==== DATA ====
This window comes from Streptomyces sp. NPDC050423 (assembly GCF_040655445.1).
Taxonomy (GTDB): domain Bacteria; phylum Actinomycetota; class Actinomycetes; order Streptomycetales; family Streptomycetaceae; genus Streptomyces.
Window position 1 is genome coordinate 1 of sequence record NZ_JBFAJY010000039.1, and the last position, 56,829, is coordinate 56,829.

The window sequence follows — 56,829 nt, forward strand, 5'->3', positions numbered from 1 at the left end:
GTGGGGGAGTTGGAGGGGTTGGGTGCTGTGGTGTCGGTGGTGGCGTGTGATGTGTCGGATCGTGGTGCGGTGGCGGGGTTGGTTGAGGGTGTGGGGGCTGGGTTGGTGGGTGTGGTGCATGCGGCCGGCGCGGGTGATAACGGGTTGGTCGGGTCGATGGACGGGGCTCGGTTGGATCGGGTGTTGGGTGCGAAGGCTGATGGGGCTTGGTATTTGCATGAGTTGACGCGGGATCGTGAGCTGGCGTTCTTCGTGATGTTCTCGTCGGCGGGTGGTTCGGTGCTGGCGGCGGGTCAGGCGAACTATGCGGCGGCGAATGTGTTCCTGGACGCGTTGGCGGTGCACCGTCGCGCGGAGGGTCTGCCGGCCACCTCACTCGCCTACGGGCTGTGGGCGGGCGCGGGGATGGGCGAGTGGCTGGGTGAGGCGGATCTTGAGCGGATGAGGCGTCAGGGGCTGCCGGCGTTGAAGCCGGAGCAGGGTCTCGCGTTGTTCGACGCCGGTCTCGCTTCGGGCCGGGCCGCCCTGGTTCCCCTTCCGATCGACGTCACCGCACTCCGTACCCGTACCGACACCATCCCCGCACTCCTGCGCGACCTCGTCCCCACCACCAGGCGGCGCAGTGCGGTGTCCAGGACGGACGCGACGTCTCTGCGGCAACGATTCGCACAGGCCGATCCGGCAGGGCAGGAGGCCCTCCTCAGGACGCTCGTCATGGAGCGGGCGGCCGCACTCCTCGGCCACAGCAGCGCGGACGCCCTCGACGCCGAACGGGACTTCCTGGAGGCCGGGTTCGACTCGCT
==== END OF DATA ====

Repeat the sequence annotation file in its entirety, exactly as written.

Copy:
This window comes from Streptomyces sp. NPDC050423 (assembly GCF_040655445.1).
Taxonomy (GTDB): domain Bacteria; phylum Actinomycetota; class Actinomycetes; order Streptomycetales; family Streptomycetaceae; genus Streptomyces.
Window position 1 is genome coordinate 1 of sequence record NZ_JBFAJY010000039.1, and the last position, 56,829, is coordinate 56,829.

The window sequence follows — 56,829 nt, forward strand, 5'->3', positions numbered from 1 at the left end:
GTGGGGGAGTTGGAGGGGTTGGGTGCTGTGGTGTCGGTGGTGGCGTGTGATGTGTCGGATCGTGGTGCGGTGGCGGGGTTGGTTGAGGGTGTGGGGGCTGGGTTGGTGGGTGTGGTGCATGCGGCCGGCGCGGGTGATAACGGGTTGGTCGGGTCGATGGACGGGGCTCGGTTGGATCGGGTGTTGGGTGCGAAGGCTGATGGGGCTTGGTATTTGCATGAGTTGACGCGGGATCGTGAGCTGGCGTTCTTCGTGATGTTCTCGTCGGCGGGTGGTTCGGTGCTGGCGGCGGGTCAGGCGAACTATGCGGCGGCGAATGTGTTCCTGGACGCGTTGGCGGTGCACCGTCGCGCGGAGGGTCTGCCGGCCACCTCACTCGCCTACGGGCTGTGGGCGGGCGCGGGGATGGGCGAGTGGCTGGGTGAGGCGGATCTTGAGCGGATGAGGCGTCAGGGGCTGCCGGCGTTGAAGCCGGAGCAGGGTCTCGCGTTGTTCGACGCCGGTCTCGCTTCGGGCCGGGCCGCCCTGGTTCCCCTTCCGATCGACGTCACCGCACTCCGTACCCGTACCGACACCATCCCCGCACTCCTGCGCGACCTCGTCCCCACCACCAGGCGGCGCAGTGCGGTGTCCAGGACGGACGCGACGTCTCTGCGGCAACGATTCGCACAGGCCGATCCGGCAGGGCAGGAGGCCCTCCTCAGGACGCTCGTCATGGAGCGGGCGGCCGCACTCCTCGGCCACAGCAGCGCGGACGCCCTCGACGCCGAACGGGACTTCCTGGAGGCCGGGTTCGACTCGCT